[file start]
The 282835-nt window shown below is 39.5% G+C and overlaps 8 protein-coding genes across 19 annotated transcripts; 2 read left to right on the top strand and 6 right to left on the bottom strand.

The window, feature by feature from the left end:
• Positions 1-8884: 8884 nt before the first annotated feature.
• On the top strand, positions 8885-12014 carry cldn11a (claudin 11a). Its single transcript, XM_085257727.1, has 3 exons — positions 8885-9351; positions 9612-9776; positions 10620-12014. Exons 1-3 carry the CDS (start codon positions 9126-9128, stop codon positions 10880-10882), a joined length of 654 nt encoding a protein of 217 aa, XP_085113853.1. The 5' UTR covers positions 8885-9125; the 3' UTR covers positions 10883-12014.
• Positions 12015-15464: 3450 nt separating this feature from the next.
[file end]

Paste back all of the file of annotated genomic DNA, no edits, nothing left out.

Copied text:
The 282835-nt window shown below is 39.5% G+C and overlaps 8 protein-coding genes across 19 annotated transcripts; 2 read left to right on the top strand and 6 right to left on the bottom strand.

The window, feature by feature from the left end:
• Positions 1-8884: 8884 nt before the first annotated feature.
• On the top strand, positions 8885-12014 carry cldn11a (claudin 11a). Its single transcript, XM_085257727.1, has 3 exons — positions 8885-9351; positions 9612-9776; positions 10620-12014. Exons 1-3 carry the CDS (start codon positions 9126-9128, stop codon positions 10880-10882), a joined length of 654 nt encoding a protein of 217 aa, XP_085113853.1. The 5' UTR covers positions 8885-9125; the 3' UTR covers positions 10883-12014.
• Positions 12015-15464: 3450 nt separating this feature from the next.